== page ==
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"I glanced at [the scene], and immediately ran back home. I asked Mom how that old woman could be so fat. It looked like her entire body was swollen."

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  • Interviewer: Hi, thank you for accepting my interview. Please tell me the time period you were born in--for example, 1940s, 1950s, or 1960s.
  • I was born in the 1950s.
  • Interviewer: 1950s. Then, what area of China did you stay in from 1966 to 1976?
  • In Beijing.
  • Interviewer: In Beijing. Since you were born in [the 1950s], you must have some memories of the 10 years of the Cultural Revolution.
  • Interviewer: Even if you talked for several days and nights, you might not be able to say everything.
  • Interviewer: But if I only give you about 10 minutes, that is to say, in the first 10 minutes, without preparing, what memories would you like to share with us?
  • Every time I think about the Cultural Revolution, the 10-year Cultural Revolution, I feel fear and pain.
  • One [reason] is that when supporting the Third Front [Movement], mom and dad took my older brother[/s] and sister[/s] [and I] to Gansu [Province].
  • After we arrived in Gansu, my mom had heart trouble, so she took us kids right back to Beijing. So that means mom [had to] take care of her four children on her own in Beijing.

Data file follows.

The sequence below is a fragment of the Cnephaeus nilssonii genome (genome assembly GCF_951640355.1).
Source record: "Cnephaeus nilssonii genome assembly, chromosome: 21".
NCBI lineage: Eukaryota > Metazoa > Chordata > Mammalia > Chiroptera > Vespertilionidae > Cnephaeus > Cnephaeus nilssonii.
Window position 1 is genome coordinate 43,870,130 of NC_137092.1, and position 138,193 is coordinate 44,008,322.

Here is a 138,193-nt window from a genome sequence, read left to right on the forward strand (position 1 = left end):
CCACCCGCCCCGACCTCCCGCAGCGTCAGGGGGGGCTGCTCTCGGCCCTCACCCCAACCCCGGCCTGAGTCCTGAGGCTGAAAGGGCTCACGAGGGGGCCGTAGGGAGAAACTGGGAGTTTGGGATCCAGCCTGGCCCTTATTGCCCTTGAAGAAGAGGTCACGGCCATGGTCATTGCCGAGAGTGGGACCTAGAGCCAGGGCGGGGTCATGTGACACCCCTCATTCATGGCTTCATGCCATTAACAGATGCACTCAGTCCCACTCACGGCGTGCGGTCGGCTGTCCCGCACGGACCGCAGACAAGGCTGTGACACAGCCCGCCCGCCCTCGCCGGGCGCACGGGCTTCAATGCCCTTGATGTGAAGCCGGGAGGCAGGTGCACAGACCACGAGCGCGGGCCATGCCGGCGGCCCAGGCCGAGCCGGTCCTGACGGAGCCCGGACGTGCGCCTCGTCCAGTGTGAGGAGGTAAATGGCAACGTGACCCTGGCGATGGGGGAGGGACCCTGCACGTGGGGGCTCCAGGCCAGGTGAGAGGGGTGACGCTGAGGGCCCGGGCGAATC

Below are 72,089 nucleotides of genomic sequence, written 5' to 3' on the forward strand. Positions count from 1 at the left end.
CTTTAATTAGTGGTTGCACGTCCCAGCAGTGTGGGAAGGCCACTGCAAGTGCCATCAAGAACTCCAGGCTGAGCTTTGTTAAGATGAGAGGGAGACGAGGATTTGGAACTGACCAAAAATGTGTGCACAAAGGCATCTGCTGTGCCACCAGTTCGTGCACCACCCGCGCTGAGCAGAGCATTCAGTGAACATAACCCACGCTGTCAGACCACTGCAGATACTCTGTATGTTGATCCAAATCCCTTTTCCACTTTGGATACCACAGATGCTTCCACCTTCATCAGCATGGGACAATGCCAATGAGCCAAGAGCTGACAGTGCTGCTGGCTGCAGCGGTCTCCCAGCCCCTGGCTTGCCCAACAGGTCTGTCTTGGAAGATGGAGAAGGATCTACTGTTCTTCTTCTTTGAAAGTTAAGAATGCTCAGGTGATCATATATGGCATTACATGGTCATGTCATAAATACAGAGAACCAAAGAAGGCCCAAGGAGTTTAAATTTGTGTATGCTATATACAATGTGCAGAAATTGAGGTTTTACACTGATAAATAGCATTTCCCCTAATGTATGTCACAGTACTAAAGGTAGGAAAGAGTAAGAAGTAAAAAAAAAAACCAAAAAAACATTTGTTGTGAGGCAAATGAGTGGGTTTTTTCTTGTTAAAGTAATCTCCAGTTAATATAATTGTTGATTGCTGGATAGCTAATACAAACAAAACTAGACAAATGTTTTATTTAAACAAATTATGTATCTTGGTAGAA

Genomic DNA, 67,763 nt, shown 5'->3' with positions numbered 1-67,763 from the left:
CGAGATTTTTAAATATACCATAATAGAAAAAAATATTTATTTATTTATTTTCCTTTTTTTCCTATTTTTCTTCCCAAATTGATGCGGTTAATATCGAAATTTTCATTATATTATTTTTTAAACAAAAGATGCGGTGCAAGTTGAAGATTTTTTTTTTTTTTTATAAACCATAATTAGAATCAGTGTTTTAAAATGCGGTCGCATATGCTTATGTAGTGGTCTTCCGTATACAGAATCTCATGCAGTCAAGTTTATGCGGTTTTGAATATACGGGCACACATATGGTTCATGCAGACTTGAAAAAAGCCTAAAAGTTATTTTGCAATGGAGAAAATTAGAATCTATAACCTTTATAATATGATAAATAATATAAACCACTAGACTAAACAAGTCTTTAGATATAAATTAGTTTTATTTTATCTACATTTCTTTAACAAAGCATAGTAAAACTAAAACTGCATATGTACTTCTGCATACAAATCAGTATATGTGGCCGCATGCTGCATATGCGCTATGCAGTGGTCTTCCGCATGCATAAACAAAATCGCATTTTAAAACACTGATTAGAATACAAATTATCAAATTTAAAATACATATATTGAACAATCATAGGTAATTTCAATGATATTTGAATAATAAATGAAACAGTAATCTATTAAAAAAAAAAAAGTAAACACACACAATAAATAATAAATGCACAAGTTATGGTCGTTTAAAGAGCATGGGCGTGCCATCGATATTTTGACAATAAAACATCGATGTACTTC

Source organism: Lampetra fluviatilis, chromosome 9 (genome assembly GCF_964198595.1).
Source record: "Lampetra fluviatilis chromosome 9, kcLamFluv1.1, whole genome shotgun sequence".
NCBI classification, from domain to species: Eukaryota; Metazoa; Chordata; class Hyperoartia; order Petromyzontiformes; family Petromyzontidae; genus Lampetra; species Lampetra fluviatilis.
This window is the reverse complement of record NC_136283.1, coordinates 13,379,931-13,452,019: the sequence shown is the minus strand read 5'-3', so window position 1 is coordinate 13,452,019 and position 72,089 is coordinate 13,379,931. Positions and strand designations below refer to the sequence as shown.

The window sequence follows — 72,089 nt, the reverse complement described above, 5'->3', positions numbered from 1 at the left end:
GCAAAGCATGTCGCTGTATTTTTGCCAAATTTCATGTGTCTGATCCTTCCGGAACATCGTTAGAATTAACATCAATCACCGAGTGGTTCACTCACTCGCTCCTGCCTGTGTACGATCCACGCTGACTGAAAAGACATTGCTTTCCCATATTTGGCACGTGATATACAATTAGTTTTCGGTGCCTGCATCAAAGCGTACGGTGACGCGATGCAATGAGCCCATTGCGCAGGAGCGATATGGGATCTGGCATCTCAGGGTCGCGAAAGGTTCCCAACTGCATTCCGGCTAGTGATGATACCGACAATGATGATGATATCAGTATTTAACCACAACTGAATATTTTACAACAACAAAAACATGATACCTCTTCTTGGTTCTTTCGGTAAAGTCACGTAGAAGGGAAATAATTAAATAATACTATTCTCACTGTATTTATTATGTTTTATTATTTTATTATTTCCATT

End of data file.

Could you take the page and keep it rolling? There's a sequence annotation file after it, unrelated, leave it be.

• First of all, during the Cultural Revolution, someone [who lived] in the same courtyard in our neighborhood, who was called the director [of the revolutionary committee], kept bullying our family, baselessly saying my mom was Japanese.
  • His reasoning was that, for one thing, my mom was not very tall, and for another, her skin was very white.
  • Because of that, we were always accused [of things], and had to participate in manual labor, such as digging an air-raid shelter, etc.
  • Mom was very afraid at that time. Actually, I was only in the first grade.
  • [But] mom couldn’t find anyone [else] to consult, so she asked me, "Should I go to the revolutionary committee to proactively admit what mistakes I made in my work in the past?"
  • At the time, I thought about it, and I immediately thought of an old man in our neighborhood. His family background was not good, so he had to sweep the street.
  • [I thought of how] his granddaughter would be out on our street, clinging to her grandfather's leg, crying.
  • Another memory is [about] my father working in Gansu. He had been a cadre. During the Cultural Revolution, he was sent down to do manual labor in a workshop.
  • When he was setting nails, a nail bounced into his eye. As a result, he lost his sight in that eye. My father was a very handsome man.
  • He was tortured at heart, and really in pain, and soon he got serious hyperthyroidism.
  • Even now [I] still remember how he looked the moment he opened the door after returned to Beijing from Gansu -- he was already unrecognizable, a thin man who was already a bag of bones.
  • Another memory is that my elementary school principal was beaten. She was surrounded and struggled against by a group of Red Guards, [who] spit in her face.
  • This left a deep impression on me. I felt really terrified. At that time I just thought, could it be that when facing an enemy, the only thing to do was to raise your hands and fight?